women s diaries as narrative in the nineteenth century novel routledge library editions the nineteenth century novel

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Women S Diaries As Narrative In The Nineteenth Century Novel

Author : Catherine Delafield
ISBN : 9781317201335
Genre : Literary Criticism
File Size : 83. 49 MB
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First published in 2009, this book investigates the cultural significance of nineteenth-century women’s writing and reading practices. Beginning with an examination of non-fictional diaries and the practice of diary writing, it assesses the interaction between the fictional diary and other forms of literary production such as epistolary narrative, the periodical, the factual document and sensation fiction. The discrepancies between the private diary and its use as a narrative device are explored through the writings of Frances Burney, Elizabeth Gaskell, Anne Brontë, Dinah Craik, Wilkie Collins and Bram Stoker. It also considers women as writers, readers and subjects and demonstrates ways in which women could become performers of their own story through a narrative method which was authorized by their femininity and at the same time allowed them to challenge the myth of domestic womanhood. This book will be of interest to those studying 19th century literature and women in literature.

Victorian Narratives Of Failed Emigration

Author : Tamara S Wagner
ISBN : 9781317002161
Genre : Literary Criticism
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In her study of the unsuccessful nineteenth-century emigrant, Tamara S. Wagner argues that failed emigration and return drive nineteenth-century writing in English in unexpected, culturally revealing ways. Wagner highlights the hitherto unexplored subgenre of anti-emigration writing that emerged as an important counter-current to a pervasive emigration propaganda machine that was pressing popular fiction into its service. The exportation of characters at the end of a novel indisputably formed a convenient narrative solution that at once mirrored and exaggerated public policies about so-called 'superfluous' or 'redundant' parts of society. Yet the very convenience of such pat endings was increasingly called into question. New starts overseas might not be so easily realizable; emigration destinations failed to live up to the inflated promises of pro-emigration rhetoric; the 'unwanted' might make a surprising reappearance. Wagner juxtaposes representations of emigration in the works of Charles Dickens, Wilkie Collins, Frances Trollope, and Charlotte Yonge with Australian, New Zealand, and Canadian settler fiction by Elizabeth Murray, Clara Cheeseman, and Susanna Moodie, offering a new literary history not just of nineteenth-century migration, but also of transoceanic exchanges and genre formation.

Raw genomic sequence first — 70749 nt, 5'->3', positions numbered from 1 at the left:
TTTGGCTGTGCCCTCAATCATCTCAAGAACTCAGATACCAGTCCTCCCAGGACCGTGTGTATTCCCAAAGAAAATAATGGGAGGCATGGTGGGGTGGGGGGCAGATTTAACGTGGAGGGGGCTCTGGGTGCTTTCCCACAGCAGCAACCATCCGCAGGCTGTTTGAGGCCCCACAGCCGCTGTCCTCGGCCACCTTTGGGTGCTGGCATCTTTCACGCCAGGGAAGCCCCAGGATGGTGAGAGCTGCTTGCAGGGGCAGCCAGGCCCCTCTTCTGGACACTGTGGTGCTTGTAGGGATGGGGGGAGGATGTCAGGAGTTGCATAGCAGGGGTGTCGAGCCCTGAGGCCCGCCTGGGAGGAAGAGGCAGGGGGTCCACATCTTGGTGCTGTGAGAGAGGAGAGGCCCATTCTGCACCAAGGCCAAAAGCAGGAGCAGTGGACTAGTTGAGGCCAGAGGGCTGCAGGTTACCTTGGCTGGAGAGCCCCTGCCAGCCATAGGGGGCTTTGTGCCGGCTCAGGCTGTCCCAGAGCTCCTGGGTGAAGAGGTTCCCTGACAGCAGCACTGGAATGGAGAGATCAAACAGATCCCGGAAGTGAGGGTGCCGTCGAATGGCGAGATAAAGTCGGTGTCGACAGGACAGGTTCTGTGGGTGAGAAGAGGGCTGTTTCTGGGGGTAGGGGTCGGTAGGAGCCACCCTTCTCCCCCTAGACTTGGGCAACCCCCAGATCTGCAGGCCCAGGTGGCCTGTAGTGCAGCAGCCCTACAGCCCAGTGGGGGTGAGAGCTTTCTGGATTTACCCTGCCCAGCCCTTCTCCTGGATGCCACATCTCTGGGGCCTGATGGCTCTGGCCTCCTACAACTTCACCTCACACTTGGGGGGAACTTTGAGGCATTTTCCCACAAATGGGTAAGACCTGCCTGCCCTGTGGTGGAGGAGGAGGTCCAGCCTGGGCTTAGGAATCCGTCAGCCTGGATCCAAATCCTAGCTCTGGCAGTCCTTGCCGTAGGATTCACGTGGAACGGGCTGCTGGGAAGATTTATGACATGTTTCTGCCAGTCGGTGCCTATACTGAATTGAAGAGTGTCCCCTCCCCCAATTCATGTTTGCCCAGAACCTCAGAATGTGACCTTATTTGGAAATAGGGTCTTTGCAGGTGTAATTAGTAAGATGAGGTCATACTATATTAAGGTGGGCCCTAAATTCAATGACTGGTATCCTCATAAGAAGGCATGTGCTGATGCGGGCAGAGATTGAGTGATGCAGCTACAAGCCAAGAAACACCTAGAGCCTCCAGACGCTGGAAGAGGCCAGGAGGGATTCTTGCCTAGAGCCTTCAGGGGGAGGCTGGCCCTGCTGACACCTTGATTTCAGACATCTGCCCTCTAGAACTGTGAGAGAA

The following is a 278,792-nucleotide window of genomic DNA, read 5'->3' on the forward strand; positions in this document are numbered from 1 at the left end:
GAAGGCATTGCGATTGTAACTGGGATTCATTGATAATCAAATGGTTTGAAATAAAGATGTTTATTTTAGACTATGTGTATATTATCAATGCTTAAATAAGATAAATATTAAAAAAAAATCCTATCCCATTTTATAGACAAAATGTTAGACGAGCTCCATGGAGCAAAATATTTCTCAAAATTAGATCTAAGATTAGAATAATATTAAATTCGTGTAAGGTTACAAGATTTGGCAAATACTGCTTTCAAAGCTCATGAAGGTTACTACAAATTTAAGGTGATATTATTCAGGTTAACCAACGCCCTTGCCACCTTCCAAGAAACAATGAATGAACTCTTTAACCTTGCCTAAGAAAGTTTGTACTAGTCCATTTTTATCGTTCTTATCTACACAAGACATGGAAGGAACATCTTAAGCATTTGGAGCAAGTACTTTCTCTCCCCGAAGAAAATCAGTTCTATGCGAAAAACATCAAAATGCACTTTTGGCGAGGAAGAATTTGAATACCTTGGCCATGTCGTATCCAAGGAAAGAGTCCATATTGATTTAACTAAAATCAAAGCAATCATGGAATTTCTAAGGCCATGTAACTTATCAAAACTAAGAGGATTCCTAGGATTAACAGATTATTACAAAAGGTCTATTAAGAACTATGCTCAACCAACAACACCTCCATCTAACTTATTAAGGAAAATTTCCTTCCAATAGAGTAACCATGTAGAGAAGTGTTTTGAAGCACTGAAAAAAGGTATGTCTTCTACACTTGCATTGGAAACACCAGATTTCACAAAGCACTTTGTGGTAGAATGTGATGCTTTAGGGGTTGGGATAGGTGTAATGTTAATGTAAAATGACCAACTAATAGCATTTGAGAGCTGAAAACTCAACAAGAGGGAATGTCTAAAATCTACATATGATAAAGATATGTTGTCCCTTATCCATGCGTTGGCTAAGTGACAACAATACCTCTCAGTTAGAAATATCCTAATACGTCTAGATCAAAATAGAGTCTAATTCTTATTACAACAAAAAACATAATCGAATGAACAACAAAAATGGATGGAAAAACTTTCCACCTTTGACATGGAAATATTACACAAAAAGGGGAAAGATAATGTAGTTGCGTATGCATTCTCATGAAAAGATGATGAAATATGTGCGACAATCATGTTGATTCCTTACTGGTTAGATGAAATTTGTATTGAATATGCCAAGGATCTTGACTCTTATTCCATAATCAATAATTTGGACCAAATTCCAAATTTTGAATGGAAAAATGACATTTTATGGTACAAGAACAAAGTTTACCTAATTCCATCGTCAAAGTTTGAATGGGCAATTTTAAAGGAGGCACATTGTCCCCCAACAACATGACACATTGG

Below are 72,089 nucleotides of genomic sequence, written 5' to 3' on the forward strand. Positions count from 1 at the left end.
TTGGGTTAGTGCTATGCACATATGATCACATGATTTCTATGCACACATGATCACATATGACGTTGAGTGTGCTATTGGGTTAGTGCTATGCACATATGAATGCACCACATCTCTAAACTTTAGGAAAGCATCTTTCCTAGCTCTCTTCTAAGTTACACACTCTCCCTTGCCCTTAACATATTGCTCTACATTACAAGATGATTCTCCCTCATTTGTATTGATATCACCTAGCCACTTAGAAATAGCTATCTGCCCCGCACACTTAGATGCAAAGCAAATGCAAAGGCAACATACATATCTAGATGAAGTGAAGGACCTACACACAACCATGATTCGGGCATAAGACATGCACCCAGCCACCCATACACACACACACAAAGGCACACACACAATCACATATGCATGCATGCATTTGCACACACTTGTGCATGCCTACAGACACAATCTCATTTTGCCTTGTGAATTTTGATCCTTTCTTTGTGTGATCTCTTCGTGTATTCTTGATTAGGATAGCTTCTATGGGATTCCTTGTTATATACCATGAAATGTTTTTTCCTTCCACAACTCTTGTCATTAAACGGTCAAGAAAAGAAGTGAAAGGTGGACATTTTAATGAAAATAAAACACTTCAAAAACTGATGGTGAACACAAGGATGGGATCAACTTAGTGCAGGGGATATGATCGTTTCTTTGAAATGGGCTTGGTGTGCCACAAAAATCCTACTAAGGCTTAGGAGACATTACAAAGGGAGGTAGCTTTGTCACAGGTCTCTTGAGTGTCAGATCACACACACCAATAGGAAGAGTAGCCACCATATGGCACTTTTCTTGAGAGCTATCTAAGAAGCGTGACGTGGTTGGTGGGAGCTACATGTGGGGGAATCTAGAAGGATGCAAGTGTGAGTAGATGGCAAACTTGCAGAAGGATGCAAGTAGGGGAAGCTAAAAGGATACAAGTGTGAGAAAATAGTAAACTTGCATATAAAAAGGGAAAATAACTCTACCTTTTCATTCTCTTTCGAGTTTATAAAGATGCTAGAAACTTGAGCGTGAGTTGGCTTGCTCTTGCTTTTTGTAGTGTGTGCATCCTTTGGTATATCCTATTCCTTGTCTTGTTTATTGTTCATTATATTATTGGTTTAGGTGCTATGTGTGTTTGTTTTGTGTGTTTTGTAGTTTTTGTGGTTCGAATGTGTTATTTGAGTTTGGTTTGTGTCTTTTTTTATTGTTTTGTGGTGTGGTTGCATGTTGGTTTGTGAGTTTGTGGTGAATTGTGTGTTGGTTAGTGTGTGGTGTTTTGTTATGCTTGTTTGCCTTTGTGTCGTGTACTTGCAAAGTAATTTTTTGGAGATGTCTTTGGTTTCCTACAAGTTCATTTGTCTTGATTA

Education In Nineteenth Century British Literature

Author : Sheila Cordner
ISBN : 9781317145806
Genre : Literary Criticism
File Size : 65. 17 MB
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Sheila Cordner traces a tradition of literary resistance to dominant pedagogies in nineteenth-century Britain, recovering an overlooked chapter in the history of thought about education. This book considers an influential group of writers - all excluded from Oxford and Cambridge because of their class or gender - who argue extensively for the value of learning outside of schools altogether. From just beyond the walls of elite universities, Jane Austen, Elizabeth Barrett Browning, Thomas Hardy, and George Gissing used their position as outsiders as well as their intimate knowledge of British universities through brothers, fathers, and friends, to satirize rote learning in schools for the working classes as well as the education offered by elite colleges. Cordner analyzes how predominant educational rhetoric, intended to celebrate England's progress while simultaneously controlling the spread of knowledge to the masses, gets recast not only by the four primary authors in this book but also by insiders of universities, who fault schools for their emphasis on memorization. Drawing upon working-men's club reports, student guides, educational pamphlets, and materials from the National Home Reading Union, as well as recent work on nineteenth-century theories of reading, Cordner unveils a broader cultural movement that embraced the freedom of learning on one's own.